Sunday, March 7, 2010

A Mini-Smackdown: Modern Library v. Radcliffe

Finishing the books on the Modern Library's list of Top 100 Novels of the 20th Century inspired me, in a round about way, to start Rose City Reader.  I was so jazzed by finishing the list that I started adopting other Must Read lists.  The Radcliffe Publishing Course's list of Top 100 Novels of the 20th Century immediately caught my eye because it is the declared rival of the Modern Library list.

The Radcliffe list is nagging at me right now. I have only 14 or so books to finish before I have completed the list -- a tantalizingly achievable goal. Having recently finished Where Angels Fear to Tread (reviewed here), I am one step closer.

There is a tremendous amount of overlap between the two lists. If I had to chose which list really represented the "best" 100 novels of the 2th Century, I would pick the Modern Library list for a couple of reasons. First, I think the Radcliffe list leans in general to books that are more popular (Gone with the Wind, for example, which also won the Pulitzer, so I'm not knocking it, but still), while the Modern Library list includes books that are more literary. For example, the Modern Library list includes An American Tragedy, which I thought was heavy going, but it was a groundbreaking work so I agree that it should be on the list.

Second, but along the same lines, the Radcliffe list includes a number of children's books. They are good children's books, but I would have chosen only from books for adults.

Finally, while I understand that the Modern Library list is often criticized for not having "enough" books by women, I think the Radcliffe list overcompensates. I really don't think the list needs three books by Tony Morrison or even three by Virginia Wolf, especially at the expense of some of my favorites from the Modern Library list like A Dance to the Music of Time and The Alexandria Quartet.

I'm open to persuasion. Other thoughts?

If anyone is working on wither list, please let me know. I love to read blogs about these lists. And if you would like to be listed on either of my list posts, please leave a comment here or on my list posts with appropriate links and I will add them.


  1. I am working on the Modern Library list and blogging about it. I've just started, though, so I don't have much up right now. Doing Ulysses at the moment...

  2. You know, it's because of all the Toni Morrison on the Radcliffe list and all the Ayn Rand on the ML Reader's list that I chose the Board's list. To me, if you've read one book by either of those two, you've sort of read them all. I am sure I'll be saying the same thing after I've read my third DH Lawrence and Henry James books on the Board's list. :)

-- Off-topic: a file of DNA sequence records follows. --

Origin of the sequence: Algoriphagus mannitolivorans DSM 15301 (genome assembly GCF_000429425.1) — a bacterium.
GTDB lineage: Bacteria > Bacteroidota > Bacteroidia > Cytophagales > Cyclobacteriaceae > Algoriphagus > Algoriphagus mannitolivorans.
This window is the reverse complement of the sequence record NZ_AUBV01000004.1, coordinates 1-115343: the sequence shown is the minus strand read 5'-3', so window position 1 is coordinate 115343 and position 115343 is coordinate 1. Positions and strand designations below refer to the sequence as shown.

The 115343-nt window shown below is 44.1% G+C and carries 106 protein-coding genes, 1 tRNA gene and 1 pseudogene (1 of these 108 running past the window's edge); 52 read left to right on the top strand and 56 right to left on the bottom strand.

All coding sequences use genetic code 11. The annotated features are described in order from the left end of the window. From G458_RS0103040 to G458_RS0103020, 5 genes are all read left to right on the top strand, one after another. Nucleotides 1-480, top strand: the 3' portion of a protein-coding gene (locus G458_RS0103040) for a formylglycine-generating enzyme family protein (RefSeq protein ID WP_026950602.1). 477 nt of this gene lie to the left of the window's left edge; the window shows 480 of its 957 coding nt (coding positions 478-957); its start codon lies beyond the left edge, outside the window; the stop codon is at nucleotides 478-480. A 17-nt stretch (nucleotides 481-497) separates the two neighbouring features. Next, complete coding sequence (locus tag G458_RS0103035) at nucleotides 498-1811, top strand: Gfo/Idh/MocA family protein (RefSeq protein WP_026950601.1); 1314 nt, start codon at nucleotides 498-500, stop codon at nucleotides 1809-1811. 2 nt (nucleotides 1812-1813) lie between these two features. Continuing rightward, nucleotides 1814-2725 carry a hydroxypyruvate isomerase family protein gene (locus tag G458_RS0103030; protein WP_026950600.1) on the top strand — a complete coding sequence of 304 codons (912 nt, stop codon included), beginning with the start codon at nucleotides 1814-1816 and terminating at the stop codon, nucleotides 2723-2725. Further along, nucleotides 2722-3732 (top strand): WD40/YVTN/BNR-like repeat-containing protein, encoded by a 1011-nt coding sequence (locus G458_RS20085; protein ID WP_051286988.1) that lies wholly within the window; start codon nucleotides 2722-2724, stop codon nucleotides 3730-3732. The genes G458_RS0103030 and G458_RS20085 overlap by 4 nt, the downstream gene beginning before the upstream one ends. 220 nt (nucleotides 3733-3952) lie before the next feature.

It sort of bothers me that multiple books by one author made the list. It's almost like they ran out of decent books so they just threw in one author's entire body of work so they could get 100 books. I feel they should have picked one main representative work by each author and then allowed someone else on the list.

  3. Jaunita -- Good luck with the ML list! I'd be happy to add link to your progress reports of reviews. Just leave a comment on my main ML post with your link and I will add it.

    SocrMom -- The ML's "Readers'" list is pretty goofy. I didn't even consider adopting it. Ann Ryand is one thing, but I draw the line at L. Ron Hubbard!

    When I liked an author (Lawrence) I was glad there was more than one book on the list. But when I didn't enjoy an author (James), I got pretty cranky.

  4. I agree! There is no way L. Ron Hubbard rates as one of the best. And certainly, one representative work by each author would be my way of going about creating a list, but I suppose no one asked my opinion. Besides, there are plenty of important novels that didn't make the Modern Library's cut.

  5. Juanita -- You are right! They only picked from a list of 300-something books that had been published by the Modern Library. Fair enough -- it is their list -- but they were not picking from the universe of 20th Century novels.

  6. I agree with you that the Radcliff list overcompensates, or perhaps it just lacks a sufficiently long-term perspective.

    Be that as it may, I admire their "sauce" in taking on the ML list (to borrow a phrase from one of Tolkien's characters). Good for them!


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